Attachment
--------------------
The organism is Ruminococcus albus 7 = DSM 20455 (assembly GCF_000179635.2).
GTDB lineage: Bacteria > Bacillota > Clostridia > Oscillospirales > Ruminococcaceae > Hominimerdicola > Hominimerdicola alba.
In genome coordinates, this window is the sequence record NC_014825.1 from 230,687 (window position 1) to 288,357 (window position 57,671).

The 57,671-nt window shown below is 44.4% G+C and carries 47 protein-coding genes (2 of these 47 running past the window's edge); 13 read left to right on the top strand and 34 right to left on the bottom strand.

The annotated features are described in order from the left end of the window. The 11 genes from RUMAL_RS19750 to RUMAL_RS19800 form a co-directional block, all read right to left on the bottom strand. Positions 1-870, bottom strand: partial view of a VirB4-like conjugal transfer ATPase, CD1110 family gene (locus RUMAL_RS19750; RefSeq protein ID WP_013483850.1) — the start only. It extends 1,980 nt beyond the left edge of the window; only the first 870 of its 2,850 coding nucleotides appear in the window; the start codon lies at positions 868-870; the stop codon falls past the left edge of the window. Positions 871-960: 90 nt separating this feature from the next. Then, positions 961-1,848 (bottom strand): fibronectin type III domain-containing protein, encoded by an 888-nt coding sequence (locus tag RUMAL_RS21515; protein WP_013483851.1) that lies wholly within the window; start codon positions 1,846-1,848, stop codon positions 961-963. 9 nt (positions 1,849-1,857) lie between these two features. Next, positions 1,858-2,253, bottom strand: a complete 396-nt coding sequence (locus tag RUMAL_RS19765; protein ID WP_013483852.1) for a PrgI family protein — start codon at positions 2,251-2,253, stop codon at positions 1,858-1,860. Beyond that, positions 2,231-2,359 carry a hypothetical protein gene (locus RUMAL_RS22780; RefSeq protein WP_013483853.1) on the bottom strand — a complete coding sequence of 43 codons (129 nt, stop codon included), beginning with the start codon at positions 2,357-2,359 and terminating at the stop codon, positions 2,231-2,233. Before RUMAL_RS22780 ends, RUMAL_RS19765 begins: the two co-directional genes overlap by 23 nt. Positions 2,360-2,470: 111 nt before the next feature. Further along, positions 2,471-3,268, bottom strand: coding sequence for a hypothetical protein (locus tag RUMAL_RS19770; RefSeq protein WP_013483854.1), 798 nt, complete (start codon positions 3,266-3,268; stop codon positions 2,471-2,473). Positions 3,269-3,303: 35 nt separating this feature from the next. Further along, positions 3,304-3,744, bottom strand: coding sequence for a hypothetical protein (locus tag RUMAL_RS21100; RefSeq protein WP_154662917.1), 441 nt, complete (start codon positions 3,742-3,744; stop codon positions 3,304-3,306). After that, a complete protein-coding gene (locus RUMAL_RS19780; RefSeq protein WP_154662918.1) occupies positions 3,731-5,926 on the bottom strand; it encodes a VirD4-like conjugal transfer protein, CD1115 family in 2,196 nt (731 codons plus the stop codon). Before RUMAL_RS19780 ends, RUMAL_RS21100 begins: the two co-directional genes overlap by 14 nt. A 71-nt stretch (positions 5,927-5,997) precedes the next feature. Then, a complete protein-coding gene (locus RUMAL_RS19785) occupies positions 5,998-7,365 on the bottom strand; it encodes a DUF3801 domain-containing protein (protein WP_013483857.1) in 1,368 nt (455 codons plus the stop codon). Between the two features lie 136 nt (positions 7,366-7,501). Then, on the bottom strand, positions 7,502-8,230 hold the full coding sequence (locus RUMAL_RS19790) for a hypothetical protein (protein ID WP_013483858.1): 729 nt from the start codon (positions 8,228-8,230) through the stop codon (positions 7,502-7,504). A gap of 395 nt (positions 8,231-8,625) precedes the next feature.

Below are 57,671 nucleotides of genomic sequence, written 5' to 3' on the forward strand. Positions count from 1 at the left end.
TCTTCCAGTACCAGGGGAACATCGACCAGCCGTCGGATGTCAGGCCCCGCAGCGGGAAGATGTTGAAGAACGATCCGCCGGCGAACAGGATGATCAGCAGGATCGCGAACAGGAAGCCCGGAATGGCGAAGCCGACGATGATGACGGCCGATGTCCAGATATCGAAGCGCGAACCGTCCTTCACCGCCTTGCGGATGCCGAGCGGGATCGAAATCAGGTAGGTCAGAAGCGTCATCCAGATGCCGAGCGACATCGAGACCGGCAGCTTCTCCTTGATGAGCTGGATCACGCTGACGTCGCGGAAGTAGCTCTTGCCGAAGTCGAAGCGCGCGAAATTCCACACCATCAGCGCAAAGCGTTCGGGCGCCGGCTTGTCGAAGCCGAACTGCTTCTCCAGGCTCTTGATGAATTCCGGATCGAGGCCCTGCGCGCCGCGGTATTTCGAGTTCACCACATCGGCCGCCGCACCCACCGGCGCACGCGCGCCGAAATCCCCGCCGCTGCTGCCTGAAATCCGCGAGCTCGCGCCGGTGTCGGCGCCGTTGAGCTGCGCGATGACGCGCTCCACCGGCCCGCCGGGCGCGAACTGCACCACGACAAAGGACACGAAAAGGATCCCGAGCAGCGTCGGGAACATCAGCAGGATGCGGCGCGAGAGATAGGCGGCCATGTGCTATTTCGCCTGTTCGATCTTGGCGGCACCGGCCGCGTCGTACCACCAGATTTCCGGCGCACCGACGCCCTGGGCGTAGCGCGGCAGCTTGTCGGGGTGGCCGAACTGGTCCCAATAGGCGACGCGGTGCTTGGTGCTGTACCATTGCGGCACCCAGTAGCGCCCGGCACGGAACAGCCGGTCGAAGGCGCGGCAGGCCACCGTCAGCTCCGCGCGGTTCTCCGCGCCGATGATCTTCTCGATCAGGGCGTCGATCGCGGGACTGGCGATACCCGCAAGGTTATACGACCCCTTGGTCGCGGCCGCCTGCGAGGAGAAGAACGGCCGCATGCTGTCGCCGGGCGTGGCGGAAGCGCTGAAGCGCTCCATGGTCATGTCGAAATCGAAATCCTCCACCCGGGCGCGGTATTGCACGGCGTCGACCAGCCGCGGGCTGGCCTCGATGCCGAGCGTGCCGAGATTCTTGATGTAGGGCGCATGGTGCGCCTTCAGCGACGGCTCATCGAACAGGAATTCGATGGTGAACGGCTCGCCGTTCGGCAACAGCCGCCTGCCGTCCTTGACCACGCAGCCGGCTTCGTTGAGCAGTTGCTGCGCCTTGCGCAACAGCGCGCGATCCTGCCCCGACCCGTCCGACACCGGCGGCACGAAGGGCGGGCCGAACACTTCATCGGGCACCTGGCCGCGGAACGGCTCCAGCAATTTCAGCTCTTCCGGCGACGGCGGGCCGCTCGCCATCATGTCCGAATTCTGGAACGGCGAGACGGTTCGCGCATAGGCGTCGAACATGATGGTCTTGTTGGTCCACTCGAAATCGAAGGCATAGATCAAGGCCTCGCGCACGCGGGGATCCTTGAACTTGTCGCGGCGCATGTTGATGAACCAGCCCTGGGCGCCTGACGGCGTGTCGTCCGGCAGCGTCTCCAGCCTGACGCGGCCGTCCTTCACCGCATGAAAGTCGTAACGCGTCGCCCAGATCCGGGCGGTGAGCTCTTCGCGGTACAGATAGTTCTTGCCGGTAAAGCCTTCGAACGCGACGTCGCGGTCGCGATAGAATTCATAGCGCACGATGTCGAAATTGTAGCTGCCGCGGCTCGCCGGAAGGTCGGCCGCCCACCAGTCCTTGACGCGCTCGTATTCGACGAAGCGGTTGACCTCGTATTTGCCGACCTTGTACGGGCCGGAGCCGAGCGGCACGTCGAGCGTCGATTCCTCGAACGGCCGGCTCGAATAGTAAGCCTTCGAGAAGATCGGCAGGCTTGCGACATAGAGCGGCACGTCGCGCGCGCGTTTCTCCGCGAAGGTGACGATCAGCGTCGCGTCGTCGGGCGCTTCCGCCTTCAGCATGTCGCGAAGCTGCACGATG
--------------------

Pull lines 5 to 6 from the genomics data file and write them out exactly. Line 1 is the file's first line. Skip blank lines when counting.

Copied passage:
The annotated features are described in order from the left end of the window. The 11 genes from RUMAL_RS19750 to RUMAL_RS19800 form a co-directional block, all read right to left on the bottom strand. Positions 1-870, bottom strand: partial view of a VirB4-like conjugal transfer ATPase, CD1110 family gene (locus RUMAL_RS19750; RefSeq protein ID WP_013483850.1) — the start only. It extends 1,980 nt beyond the left edge of the window; only the first 870 of its 2,850 coding nucleotides appear in the window; the start codon lies at positions 868-870; the stop codon falls past the left edge of the window. Positions 871-960: 90 nt separating this feature from the next. Then, positions 961-1,848 (bottom strand): fibronectin type III domain-containing protein, encoded by an 888-nt coding sequence (locus tag RUMAL_RS21515; protein WP_013483851.1) that lies wholly within the window; start codon positions 1,846-1,848, stop codon positions 961-963. 9 nt (positions 1,849-1,857) lie between these two features. Next, positions 1,858-2,253, bottom strand: a complete 396-nt coding sequence (locus tag RUMAL_RS19765; protein ID WP_013483852.1) for a PrgI family protein — start codon at positions 2,251-2,253, stop codon at positions 1,858-1,860. Beyond that, positions 2,231-2,359 carry a hypothetical protein gene (locus RUMAL_RS22780; RefSeq protein WP_013483853.1) on the bottom strand — a complete coding sequence of 43 codons (129 nt, stop codon included), beginning with the start codon at positions 2,357-2,359 and terminating at the stop codon, positions 2,231-2,233. Before RUMAL_RS22780 ends, RUMAL_RS19765 begins: the two co-directional genes overlap by 23 nt. Positions 2,360-2,470: 111 nt before the next feature. Further along, positions 2,471-3,268, bottom strand: coding sequence for a hypothetical protein (locus tag RUMAL_RS19770; RefSeq protein WP_013483854.1), 798 nt, complete (start codon positions 3,266-3,268; stop codon positions 2,471-2,473). Positions 3,269-3,303: 35 nt separating this feature from the next. Further along, positions 3,304-3,744, bottom strand: coding sequence for a hypothetical protein (locus tag RUMAL_RS21100; RefSeq protein WP_154662917.1), 441 nt, complete (start codon positions 3,742-3,744; stop codon positions 3,304-3,306). After that, a complete protein-coding gene (locus RUMAL_RS19780; RefSeq protein WP_154662918.1) occupies positions 3,731-5,926 on the bottom strand; it encodes a VirD4-like conjugal transfer protein, CD1115 family in 2,196 nt (731 codons plus the stop codon). Before RUMAL_RS19780 ends, RUMAL_RS21100 begins: the two co-directional genes overlap by 14 nt. A 71-nt stretch (positions 5,927-5,997) precedes the next feature. Then, a complete protein-coding gene (locus RUMAL_RS19785) occupies positions 5,998-7,365 on the bottom strand; it encodes a DUF3801 domain-containing protein (protein WP_013483857.1) in 1,368 nt (455 codons plus the stop codon). Between the two features lie 136 nt (positions 7,366-7,501). Then, on the bottom strand, positions 7,502-8,230 hold the full coding sequence (locus RUMAL_RS19790) for a hypothetical protein (protein ID WP_013483858.1): 729 nt from the start codon (positions 8,228-8,230) through the stop codon (positions 7,502-7,504). A gap of 395 nt (positions 8,231-8,625) precedes the next feature.

Below are 57,671 nucleotides of genomic sequence, written 5' to 3' on the forward strand. Positions count from 1 at the left end.